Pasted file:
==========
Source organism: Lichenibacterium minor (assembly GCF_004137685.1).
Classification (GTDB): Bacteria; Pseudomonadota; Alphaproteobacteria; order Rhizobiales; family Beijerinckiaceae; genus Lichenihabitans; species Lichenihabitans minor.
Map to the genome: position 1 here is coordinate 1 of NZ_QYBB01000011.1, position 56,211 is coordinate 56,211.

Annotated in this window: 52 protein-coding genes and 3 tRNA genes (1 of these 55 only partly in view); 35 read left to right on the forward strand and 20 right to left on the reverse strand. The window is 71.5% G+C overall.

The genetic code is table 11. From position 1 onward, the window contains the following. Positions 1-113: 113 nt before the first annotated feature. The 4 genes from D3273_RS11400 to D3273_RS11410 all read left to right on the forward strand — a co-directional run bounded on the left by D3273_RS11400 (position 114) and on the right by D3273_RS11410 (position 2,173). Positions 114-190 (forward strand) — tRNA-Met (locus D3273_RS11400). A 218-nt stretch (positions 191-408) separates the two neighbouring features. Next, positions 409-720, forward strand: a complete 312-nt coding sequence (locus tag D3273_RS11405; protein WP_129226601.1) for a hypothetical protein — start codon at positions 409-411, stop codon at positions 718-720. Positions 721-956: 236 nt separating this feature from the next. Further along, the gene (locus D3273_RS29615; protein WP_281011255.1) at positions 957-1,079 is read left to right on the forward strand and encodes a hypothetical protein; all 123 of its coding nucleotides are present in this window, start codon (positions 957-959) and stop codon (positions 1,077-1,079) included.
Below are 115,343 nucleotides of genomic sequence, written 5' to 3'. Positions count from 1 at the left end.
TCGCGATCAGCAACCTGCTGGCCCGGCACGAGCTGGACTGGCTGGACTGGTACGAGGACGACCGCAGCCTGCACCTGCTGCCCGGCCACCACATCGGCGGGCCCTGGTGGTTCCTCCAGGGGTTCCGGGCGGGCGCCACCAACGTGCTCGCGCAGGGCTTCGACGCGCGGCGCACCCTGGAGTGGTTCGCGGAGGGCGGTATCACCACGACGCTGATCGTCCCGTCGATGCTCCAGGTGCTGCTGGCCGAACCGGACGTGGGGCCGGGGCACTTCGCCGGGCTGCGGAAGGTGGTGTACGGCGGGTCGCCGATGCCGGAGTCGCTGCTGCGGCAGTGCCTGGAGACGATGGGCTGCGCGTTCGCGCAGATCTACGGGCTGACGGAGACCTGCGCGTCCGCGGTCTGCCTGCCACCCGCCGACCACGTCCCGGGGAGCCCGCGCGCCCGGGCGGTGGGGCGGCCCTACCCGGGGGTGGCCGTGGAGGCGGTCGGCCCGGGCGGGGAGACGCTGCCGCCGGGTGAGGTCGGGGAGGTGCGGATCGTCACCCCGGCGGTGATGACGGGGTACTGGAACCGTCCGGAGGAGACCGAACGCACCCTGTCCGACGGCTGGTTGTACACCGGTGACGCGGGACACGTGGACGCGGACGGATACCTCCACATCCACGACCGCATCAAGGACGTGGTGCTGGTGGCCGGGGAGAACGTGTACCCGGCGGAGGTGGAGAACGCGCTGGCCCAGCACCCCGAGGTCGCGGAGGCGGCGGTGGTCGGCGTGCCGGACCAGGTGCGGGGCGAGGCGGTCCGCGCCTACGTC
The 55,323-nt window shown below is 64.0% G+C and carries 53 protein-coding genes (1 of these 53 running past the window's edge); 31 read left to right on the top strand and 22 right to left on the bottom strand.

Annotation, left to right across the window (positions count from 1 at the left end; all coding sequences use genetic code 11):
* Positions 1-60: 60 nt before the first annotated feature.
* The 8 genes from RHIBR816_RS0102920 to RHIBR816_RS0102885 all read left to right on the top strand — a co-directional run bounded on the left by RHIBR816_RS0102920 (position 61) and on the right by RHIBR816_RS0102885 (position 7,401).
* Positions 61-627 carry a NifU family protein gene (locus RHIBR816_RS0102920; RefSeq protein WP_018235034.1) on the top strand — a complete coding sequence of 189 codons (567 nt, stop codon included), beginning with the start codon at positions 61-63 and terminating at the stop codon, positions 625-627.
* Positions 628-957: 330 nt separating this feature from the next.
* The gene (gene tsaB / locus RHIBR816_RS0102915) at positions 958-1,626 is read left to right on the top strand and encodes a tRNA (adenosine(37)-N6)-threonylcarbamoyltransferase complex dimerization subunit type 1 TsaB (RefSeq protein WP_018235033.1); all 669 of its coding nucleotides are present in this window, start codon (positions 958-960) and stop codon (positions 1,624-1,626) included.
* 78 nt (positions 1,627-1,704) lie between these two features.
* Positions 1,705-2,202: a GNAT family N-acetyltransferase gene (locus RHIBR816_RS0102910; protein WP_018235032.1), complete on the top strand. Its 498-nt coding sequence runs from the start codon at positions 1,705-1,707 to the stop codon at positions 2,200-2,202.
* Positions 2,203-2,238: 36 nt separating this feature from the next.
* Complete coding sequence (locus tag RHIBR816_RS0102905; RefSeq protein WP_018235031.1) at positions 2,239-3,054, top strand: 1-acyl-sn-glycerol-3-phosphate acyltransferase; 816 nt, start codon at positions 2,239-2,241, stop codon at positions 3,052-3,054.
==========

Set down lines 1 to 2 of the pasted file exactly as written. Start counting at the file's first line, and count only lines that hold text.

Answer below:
Source organism: Lichenibacterium minor (assembly GCF_004137685.1).
Classification (GTDB): Bacteria; Pseudomonadota; Alphaproteobacteria; order Rhizobiales; family Beijerinckiaceae; genus Lichenihabitans; species Lichenihabitans minor.